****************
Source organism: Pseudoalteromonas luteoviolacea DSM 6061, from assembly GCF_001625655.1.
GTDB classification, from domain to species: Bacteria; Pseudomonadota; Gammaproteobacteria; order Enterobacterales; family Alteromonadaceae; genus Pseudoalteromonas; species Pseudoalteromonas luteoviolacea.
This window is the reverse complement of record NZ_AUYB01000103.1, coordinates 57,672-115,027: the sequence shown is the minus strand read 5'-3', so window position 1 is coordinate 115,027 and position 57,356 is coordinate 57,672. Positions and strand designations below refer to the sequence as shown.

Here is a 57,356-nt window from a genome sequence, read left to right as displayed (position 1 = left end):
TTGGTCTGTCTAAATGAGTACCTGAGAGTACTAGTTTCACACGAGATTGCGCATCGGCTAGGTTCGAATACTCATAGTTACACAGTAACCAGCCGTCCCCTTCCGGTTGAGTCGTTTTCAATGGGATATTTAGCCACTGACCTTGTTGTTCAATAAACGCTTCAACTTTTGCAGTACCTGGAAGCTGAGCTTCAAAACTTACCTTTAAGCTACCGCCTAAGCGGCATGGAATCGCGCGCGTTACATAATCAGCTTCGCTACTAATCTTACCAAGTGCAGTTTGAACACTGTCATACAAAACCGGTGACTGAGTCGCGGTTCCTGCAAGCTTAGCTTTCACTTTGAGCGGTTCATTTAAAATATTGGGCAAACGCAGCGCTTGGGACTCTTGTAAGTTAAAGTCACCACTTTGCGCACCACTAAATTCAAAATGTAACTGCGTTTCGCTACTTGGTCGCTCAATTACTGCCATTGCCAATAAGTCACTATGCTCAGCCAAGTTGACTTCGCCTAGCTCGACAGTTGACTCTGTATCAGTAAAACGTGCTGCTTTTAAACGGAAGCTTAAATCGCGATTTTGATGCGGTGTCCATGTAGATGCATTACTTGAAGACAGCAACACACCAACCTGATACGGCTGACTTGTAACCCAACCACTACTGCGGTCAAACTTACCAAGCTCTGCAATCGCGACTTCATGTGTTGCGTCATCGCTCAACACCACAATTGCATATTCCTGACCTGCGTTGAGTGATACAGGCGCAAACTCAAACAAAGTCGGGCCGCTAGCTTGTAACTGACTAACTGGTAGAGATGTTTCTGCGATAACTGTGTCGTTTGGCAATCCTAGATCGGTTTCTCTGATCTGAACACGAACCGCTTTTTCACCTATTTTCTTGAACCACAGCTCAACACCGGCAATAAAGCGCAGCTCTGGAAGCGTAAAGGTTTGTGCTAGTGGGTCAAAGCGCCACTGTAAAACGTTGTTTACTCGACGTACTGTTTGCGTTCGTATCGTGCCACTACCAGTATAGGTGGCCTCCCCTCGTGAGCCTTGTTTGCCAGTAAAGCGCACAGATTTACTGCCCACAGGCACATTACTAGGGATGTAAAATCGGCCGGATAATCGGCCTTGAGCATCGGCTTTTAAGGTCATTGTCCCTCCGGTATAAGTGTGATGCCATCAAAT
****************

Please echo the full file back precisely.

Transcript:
Source organism: Pseudoalteromonas luteoviolacea DSM 6061, from assembly GCF_001625655.1.
GTDB classification, from domain to species: Bacteria; Pseudomonadota; Gammaproteobacteria; order Enterobacterales; family Alteromonadaceae; genus Pseudoalteromonas; species Pseudoalteromonas luteoviolacea.
This window is the reverse complement of record NZ_AUYB01000103.1, coordinates 57,672-115,027: the sequence shown is the minus strand read 5'-3', so window position 1 is coordinate 115,027 and position 57,356 is coordinate 57,672. Positions and strand designations below refer to the sequence as shown.

Here is a 57,356-nt window from a genome sequence, read left to right as displayed (position 1 = left end):
TTGGTCTGTCTAAATGAGTACCTGAGAGTACTAGTTTCACACGAGATTGCGCATCGGCTAGGTTCGAATACTCATAGTTACACAGTAACCAGCCGTCCCCTTCCGGTTGAGTCGTTTTCAATGGGATATTTAGCCACTGACCTTGTTGTTCAATAAACGCTTCAACTTTTGCAGTACCTGGAAGCTGAGCTTCAAAACTTACCTTTAAGCTACCGCCTAAGCGGCATGGAATCGCGCGCGTTACATAATCAGCTTCGCTACTAATCTTACCAAGTGCAGTTTGAACACTGTCATACAAAACCGGTGACTGAGTCGCGGTTCCTGCAAGCTTAGCTTTCACTTTGAGCGGTTCATTTAAAATATTGGGCAAACGCAGCGCTTGGGACTCTTGTAAGTTAAAGTCACCACTTTGCGCACCACTAAATTCAAAATGTAACTGCGTTTCGCTACTTGGTCGCTCAATTACTGCCATTGCCAATAAGTCACTATGCTCAGCCAAGTTGACTTCGCCTAGCTCGACAGTTGACTCTGTATCAGTAAAACGTGCTGCTTTTAAACGGAAGCTTAAATCGCGATTTTGATGCGGTGTCCATGTAGATGCATTACTTGAAGACAGCAACACACCAACCTGATACGGCTGACTTGTAACCCAACCACTACTGCGGTCAAACTTACCAAGCTCTGCAATCGCGACTTCATGTGTTGCGTCATCGCTCAACACCACAATTGCATATTCCTGACCTGCGTTGAGTGATACAGGCGCAAACTCAAACAAAGTCGGGCCGCTAGCTTGTAACTGACTAACTGGTAGAGATGTTTCTGCGATAACTGTGTCGTTTGGCAATCCTAGATCGGTTTCTCTGATCTGAACACGAACCGCTTTTTCACCTATTTTCTTGAACCACAGCTCAACACCGGCAATAAAGCGCAGCTCTGGAAGCGTAAAGGTTTGTGCTAGTGGGTCAAAGCGCCACTGTAAAACGTTGTTTACTCGACGTACTGTTTGCGTTCGTATCGTGCCACTACCAGTATAGGTGGCCTCCCCTCGTGAGCCTTGTTTGCCAGTAAAGCGCACAGATTTACTGCCCACAGGCACATTACTAGGGATGTAAAATCGGCCGGATAATCGGCCTTGAGCATCGGCTTTTAAGGTCATTGTCCCTCCGGTATAAGTGTGATGCCATCAAAT